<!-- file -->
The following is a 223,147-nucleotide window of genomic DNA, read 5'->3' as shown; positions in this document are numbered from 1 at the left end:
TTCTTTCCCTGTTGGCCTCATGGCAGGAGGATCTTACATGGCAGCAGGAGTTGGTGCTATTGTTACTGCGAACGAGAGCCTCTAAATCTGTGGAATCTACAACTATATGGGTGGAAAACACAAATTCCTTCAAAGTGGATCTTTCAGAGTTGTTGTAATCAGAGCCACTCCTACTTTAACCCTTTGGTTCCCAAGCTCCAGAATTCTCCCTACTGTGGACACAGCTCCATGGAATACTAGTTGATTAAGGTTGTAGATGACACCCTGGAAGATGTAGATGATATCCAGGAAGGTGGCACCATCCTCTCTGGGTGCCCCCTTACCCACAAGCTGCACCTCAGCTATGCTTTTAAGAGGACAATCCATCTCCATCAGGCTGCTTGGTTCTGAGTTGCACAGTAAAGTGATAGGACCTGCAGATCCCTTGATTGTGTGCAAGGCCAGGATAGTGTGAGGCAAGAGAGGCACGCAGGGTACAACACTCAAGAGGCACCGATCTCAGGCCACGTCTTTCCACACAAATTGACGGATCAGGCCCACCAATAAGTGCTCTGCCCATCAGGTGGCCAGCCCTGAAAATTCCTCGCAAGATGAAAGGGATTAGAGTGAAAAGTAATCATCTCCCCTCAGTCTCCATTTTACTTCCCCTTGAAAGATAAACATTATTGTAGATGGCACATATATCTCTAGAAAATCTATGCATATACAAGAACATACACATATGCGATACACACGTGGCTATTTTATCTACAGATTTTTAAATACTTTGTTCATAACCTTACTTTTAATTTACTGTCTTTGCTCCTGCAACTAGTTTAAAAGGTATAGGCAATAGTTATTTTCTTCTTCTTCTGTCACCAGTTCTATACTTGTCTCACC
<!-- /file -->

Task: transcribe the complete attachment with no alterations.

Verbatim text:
The following is a 223,147-nucleotide window of genomic DNA, read 5'->3' as shown; positions in this document are numbered from 1 at the left end:
TTCTTTCCCTGTTGGCCTCATGGCAGGAGGATCTTACATGGCAGCAGGAGTTGGTGCTATTGTTACTGCGAACGAGAGCCTCTAAATCTGTGGAATCTACAACTATATGGGTGGAAAACACAAATTCCTTCAAAGTGGATCTTTCAGAGTTGTTGTAATCAGAGCCACTCCTACTTTAACCCTTTGGTTCCCAAGCTCCAGAATTCTCCCTACTGTGGACACAGCTCCATGGAATACTAGTTGATTAAGGTTGTAGATGACACCCTGGAAGATGTAGATGATATCCAGGAAGGTGGCACCATCCTCTCTGGGTGCCCCCTTACCCACAAGCTGCACCTCAGCTATGCTTTTAAGAGGACAATCCATCTCCATCAGGCTGCTTGGTTCTGAGTTGCACAGTAAAGTGATAGGACCTGCAGATCCCTTGATTGTGTGCAAGGCCAGGATAGTGTGAGGCAAGAGAGGCACGCAGGGTACAACACTCAAGAGGCACCGATCTCAGGCCACGTCTTTCCACACAAATTGACGGATCAGGCCCACCAATAAGTGCTCTGCCCATCAGGTGGCCAGCCCTGAAAATTCCTCGCAAGATGAAAGGGATTAGAGTGAAAAGTAATCATCTCCCCTCAGTCTCCATTTTACTTCCCCTTGAAAGATAAACATTATTGTAGATGGCACATATATCTCTAGAAAATCTATGCATATACAAGAACATACACATATGCGATACACACGTGGCTATTTTATCTACAGATTTTTAAATACTTTGTTCATAACCTTACTTTTAATTTACTGTCTTTGCTCCTGCAACTAGTTTAAAAGGTATAGGCAATAGTTATTTTCTTCTTCTTCTGTCACCAGTTCTATACTTGTCTCACC